Facebook will soon take action against disinformation about vaccines, according to a Facebook representative.
Public health experts have pointed to the fingers of social media platforms, stating that false allegations that autism and other illness vaccines have frightened parents to refuse to vaccinate, which has led to the current outbreak of measles that began in Washington .
A Facebook representative who asked not to be named said the social media giant has been working with health experts to decide what changes to make and consider a combination of approaches to addressing disinformation of vaccines. These approaches will not get disinformation from Facebook, but will make it less pronounced.
For example, groups that promote disinformation about vaccines will not appear in the list of groups that Facebook recommends users join. Also, Facebook will ensure jobs containing misinformation about vaccines appear down the consumer's news.
Experts on Public Health and Technology welcomed the planned changes. "That's good news," says Art Kaplan, head of Medical Ethics at the Medical University of New York. – These are steps, but they move in the right direction.
Darrell West, director of the Center for Technology Innovation at the Brookings Nongovernmental Institute, agreed. "Facebook is on the side of science," he said. – They act in accordance with scientific consensus.
Facebook also plans to make changes to its advertising policy, according to the representative. CNN search on Facebook's archived website found that several groups that promote false information about vaccines advertise on the site.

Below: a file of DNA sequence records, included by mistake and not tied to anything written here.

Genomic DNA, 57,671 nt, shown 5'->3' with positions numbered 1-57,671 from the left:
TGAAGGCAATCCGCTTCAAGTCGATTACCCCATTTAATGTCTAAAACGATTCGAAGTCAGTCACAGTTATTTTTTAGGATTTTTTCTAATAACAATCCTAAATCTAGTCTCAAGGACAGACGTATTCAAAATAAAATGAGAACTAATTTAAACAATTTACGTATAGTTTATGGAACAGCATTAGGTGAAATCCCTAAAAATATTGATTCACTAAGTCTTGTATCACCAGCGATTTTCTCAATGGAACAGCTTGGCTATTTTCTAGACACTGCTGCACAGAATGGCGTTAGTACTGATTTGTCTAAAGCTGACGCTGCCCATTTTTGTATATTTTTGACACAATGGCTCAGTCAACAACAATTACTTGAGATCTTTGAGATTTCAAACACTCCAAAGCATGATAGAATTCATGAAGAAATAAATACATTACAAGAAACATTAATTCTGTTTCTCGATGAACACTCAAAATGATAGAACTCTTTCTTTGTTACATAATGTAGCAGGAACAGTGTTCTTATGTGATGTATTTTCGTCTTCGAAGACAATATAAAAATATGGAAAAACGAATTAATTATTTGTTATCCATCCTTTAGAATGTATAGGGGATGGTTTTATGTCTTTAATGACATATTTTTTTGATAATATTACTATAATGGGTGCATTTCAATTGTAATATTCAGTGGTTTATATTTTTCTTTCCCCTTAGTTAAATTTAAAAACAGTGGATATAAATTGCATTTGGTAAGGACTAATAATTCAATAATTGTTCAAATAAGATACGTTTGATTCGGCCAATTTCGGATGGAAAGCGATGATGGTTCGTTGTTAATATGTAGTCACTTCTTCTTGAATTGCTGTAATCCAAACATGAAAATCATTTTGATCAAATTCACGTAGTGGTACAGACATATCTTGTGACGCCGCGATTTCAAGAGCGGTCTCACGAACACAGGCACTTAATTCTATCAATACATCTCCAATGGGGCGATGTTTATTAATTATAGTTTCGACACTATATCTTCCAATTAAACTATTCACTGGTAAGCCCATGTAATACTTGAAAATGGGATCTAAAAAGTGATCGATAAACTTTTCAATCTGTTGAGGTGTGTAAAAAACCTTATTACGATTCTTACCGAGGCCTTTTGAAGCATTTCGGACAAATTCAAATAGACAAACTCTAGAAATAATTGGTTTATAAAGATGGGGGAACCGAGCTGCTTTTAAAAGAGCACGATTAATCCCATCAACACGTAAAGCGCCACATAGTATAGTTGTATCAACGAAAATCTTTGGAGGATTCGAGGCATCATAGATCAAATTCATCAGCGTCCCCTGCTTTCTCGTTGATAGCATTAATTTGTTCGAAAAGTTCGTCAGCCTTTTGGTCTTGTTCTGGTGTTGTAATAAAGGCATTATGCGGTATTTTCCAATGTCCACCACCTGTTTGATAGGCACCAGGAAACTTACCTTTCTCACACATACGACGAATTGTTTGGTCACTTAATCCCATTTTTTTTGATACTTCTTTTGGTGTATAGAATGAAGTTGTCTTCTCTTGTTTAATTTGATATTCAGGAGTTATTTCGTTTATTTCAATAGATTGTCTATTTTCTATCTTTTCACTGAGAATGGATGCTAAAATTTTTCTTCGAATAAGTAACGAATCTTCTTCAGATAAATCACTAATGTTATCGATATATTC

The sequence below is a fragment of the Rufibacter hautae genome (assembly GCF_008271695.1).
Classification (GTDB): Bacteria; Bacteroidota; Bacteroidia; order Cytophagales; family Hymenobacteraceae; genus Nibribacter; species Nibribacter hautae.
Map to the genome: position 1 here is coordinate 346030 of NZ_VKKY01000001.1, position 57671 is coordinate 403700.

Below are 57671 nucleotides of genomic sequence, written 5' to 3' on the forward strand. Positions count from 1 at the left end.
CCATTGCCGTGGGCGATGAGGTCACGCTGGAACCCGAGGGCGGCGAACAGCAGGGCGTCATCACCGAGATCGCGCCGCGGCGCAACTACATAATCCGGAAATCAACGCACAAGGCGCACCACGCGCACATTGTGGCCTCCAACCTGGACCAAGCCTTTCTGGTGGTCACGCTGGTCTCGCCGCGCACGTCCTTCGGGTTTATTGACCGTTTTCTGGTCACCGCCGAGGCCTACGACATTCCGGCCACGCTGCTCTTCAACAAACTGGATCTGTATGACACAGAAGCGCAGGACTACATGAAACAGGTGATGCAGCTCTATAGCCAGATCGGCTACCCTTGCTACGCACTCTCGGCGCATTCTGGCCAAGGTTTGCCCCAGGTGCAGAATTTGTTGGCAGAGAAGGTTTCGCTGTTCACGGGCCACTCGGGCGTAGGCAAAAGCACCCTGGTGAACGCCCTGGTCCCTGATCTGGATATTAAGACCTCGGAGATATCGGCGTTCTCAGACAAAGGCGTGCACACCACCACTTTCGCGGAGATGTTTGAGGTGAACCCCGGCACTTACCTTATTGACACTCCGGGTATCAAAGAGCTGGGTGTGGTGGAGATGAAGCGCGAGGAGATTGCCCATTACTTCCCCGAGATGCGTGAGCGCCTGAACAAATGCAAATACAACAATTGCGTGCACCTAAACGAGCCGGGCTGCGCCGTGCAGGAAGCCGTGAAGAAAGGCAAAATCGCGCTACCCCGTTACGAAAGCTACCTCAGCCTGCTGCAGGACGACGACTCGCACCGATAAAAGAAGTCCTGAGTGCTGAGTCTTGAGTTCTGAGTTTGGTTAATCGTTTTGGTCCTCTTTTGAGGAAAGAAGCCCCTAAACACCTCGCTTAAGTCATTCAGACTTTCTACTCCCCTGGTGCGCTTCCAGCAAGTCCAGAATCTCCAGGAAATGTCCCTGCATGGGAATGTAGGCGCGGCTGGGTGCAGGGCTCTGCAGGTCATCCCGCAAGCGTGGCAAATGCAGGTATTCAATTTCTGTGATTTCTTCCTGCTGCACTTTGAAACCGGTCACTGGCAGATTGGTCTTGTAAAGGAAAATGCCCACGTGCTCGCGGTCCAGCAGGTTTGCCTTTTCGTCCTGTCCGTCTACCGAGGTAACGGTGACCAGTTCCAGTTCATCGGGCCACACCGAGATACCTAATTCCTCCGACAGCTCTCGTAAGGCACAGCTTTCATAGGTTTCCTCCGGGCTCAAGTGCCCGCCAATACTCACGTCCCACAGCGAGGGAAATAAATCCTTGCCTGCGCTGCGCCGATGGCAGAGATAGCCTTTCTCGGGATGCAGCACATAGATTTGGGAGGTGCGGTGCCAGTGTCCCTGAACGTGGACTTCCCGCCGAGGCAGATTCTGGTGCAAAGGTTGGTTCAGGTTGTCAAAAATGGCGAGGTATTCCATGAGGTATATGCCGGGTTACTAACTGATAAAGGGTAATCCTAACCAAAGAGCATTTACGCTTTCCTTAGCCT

Another change will include misinformation about vaccines when people search for certain terms. This can lead to major changes. According to the latest CNN research on Facebook, anti-vaccination groups are now high on the list of results when looking for the word "vaccine".
Facebook is under considerable pressure to do something about the anti-vaccine information on its site; Other social media platforms have been found to have difficulty finding such content years ago. For example, YouTube does not allow ads to show on videos that promote anti-vaccine content, which means that these groups can not make money through an ad.
Pinterest has the most restrictive rules on vaccine information; Users can not connect to certain sites that have misinformation, among other limitations.
"We are a place of inspiration and there is nothing inspirational about harmful content," said Ifeoma Ozoma, Pinterest's policy and social affairs manager.
Kaplan said that while he welcomed the changes to Facebook, he wanted the platform not to stop there. "We may have to go even further in terms of pulling up fake and erroneous sites completely," he said.
However, the first correctional rights advocate said he believed Facebook had reached the right balance. "They avoid censorship, but they do not necessarily recommend it to their readers, and this is probably the best way to go about that, "said Lata Nott, executive director of the First Center for Changes to the Freedom Institute in the forum.